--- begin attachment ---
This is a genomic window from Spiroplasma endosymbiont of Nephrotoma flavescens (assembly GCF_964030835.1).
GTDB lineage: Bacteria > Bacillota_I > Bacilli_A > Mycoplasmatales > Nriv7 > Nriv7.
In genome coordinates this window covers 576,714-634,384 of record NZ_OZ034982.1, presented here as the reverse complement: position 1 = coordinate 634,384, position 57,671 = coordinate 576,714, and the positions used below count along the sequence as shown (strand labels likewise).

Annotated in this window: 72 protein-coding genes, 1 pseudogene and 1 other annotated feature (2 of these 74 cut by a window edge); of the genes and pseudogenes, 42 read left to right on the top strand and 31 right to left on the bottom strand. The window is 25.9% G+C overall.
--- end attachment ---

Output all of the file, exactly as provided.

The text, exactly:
This is a genomic window from Spiroplasma endosymbiont of Nephrotoma flavescens (assembly GCF_964030835.1).
GTDB lineage: Bacteria > Bacillota_I > Bacilli_A > Mycoplasmatales > Nriv7 > Nriv7.
In genome coordinates this window covers 576,714-634,384 of record NZ_OZ034982.1, presented here as the reverse complement: position 1 = coordinate 634,384, position 57,671 = coordinate 576,714, and the positions used below count along the sequence as shown (strand labels likewise).

Annotated in this window: 72 protein-coding genes, 1 pseudogene and 1 other annotated feature (2 of these 74 cut by a window edge); of the genes and pseudogenes, 42 read left to right on the top strand and 31 right to left on the bottom strand. The window is 25.9% G+C overall.